Candid Camera

It’s hard to ask anybody to spend nearly more than five minutes at a stretch consuming something online, I know, but the 84-minute interview with David Foster Wallace from 2003 (h/t Steve Rhodes) is worth the while. Speaking with an interviewer for a German television program, Wallace provides something of a pocket history of some of the major themes of his writing—mass media, addiction, politics, tennis, and the role of the author. If you bypassed Infinite Summer, this isn’t a bad cheat sheet.

Wallace discusses his frustration with reading his own words aloud (“it’s not supposed to live on the breath”), depression (“there’s a lot of narcissism in self-hatred”); and the paradox of having to make an indictment of mass culture that’s appealing to an audience (“making the attack on entertainment entertaining”). He also delivers a sugar-coated swipe at the PA who said that he was moving around too much while he was “pon-tif-i-cat-ing.” Part of what makes the interview so compelling is that the camera is locked onto Wallace’s face the whole time—there are no cutaways, so you get to watching him work on getting his sentences out. Wallace is by no means inarticulate, but he’s often sputtery and frustrated, working harder than most writers to organize a complex line of thought into clear paragraphs. He talks like he writes. More to the point, he talks like somebody who revises over and over as he writes.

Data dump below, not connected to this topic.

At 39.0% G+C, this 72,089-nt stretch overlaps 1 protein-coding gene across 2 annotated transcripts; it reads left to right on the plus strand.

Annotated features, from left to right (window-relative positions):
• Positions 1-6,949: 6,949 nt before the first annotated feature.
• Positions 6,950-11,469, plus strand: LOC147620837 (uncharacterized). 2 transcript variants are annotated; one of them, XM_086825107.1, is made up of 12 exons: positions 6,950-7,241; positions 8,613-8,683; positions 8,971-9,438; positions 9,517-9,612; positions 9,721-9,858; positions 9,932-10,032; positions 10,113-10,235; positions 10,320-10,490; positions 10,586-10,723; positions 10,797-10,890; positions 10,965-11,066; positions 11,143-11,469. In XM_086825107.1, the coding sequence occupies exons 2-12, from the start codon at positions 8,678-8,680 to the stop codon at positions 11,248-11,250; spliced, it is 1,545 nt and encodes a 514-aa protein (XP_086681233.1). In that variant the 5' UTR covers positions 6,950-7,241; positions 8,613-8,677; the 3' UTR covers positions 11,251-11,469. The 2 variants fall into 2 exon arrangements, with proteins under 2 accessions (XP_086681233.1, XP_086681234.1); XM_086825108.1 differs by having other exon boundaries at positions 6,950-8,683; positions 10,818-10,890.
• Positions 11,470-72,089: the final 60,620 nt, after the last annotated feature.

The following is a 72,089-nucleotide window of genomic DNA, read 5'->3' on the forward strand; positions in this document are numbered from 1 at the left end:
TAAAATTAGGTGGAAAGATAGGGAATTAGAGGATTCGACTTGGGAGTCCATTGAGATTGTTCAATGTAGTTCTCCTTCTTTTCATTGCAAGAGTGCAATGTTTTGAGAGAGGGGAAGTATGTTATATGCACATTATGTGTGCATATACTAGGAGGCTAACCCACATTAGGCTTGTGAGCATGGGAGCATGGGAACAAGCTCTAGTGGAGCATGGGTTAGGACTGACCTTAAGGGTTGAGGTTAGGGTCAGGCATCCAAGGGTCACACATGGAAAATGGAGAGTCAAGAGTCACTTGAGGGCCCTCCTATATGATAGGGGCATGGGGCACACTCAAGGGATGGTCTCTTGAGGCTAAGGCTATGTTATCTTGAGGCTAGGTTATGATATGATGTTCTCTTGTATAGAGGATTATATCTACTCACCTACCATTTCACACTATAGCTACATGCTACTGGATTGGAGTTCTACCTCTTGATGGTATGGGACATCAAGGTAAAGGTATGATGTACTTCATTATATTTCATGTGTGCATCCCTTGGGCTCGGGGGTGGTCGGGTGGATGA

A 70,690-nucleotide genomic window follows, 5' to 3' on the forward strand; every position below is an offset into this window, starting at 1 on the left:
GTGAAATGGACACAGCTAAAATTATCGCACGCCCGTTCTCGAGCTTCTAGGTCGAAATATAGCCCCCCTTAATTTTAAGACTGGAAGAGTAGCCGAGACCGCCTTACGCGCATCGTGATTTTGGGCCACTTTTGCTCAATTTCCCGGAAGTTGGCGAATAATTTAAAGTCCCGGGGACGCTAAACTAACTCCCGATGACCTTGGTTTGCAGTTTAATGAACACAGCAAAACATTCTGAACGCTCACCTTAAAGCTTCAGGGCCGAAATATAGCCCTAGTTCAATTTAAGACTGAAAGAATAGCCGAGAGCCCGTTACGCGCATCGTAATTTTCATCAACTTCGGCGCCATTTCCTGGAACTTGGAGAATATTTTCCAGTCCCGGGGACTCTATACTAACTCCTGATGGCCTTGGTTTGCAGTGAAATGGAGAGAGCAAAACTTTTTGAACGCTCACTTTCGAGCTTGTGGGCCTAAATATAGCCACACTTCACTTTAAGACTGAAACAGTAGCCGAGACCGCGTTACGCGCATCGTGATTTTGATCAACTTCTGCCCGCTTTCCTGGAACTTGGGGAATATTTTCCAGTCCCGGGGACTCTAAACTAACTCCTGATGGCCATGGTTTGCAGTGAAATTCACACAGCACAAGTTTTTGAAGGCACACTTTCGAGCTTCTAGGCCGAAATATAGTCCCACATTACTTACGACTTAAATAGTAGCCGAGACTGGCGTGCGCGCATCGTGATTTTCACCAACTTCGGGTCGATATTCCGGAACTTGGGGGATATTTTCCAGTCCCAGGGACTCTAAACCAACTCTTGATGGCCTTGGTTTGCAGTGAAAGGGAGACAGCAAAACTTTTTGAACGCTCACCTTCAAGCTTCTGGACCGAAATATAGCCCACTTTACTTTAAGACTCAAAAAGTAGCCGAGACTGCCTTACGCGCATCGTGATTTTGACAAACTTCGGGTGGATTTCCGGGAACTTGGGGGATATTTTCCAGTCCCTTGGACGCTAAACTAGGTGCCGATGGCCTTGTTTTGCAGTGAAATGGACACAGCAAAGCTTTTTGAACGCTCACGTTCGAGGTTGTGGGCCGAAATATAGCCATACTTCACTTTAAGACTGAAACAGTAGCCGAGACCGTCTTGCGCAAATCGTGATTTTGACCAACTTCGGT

And as he struggles to do that, he ends up embracing the very aspect of television he spends so much time criticizing. Numerous times he tells the faceless interviewer something like, “You’ll fix this, right?” or “Figure out some way to edit this so it’ll make sense.” I don’t know what the final product for broadcast was, or if there was one. But though an edited version of the interview may have been an excellent vision of something, only the raw footage could be an excellent vision of how Wallace thought.

Editing changes everything, a notion that crops up as an important point in Richard Powers‘ upcoming novel, Generosity: An Enhancement (a book I’ll likely be coming back to a lot in the coming months). At the center of the story is a woman named Thassadit Amzwar, an Algerian woman living in Chicago who seems to possess the “happiness gene”; among the others threaded through the tale is Tonia Schiff, the host of a prominent TV science program, which inevitably targets Amzwar. The entire book is a consideration of what makes a story, and though the scene below, set in the show’s editing bay, doesn’t give away the plot, it does underscore what Powers (America’s most Wallace-ian living writer) felt about Wallace’s concerns on camera:

By the time the scene with Thassadit Amzwar unfolded, Tonia felt ill. All the clips of the manhandled, displaced Berber had been edited to eliminate any cloud or edge. The woman’s increasingly tumbled landscape had been cropped to just the smooth vistas. “This isn’t right,” Schiff said, without turning around. “We’re not doing justice to her. We have to use some of the rockier stuff, too.”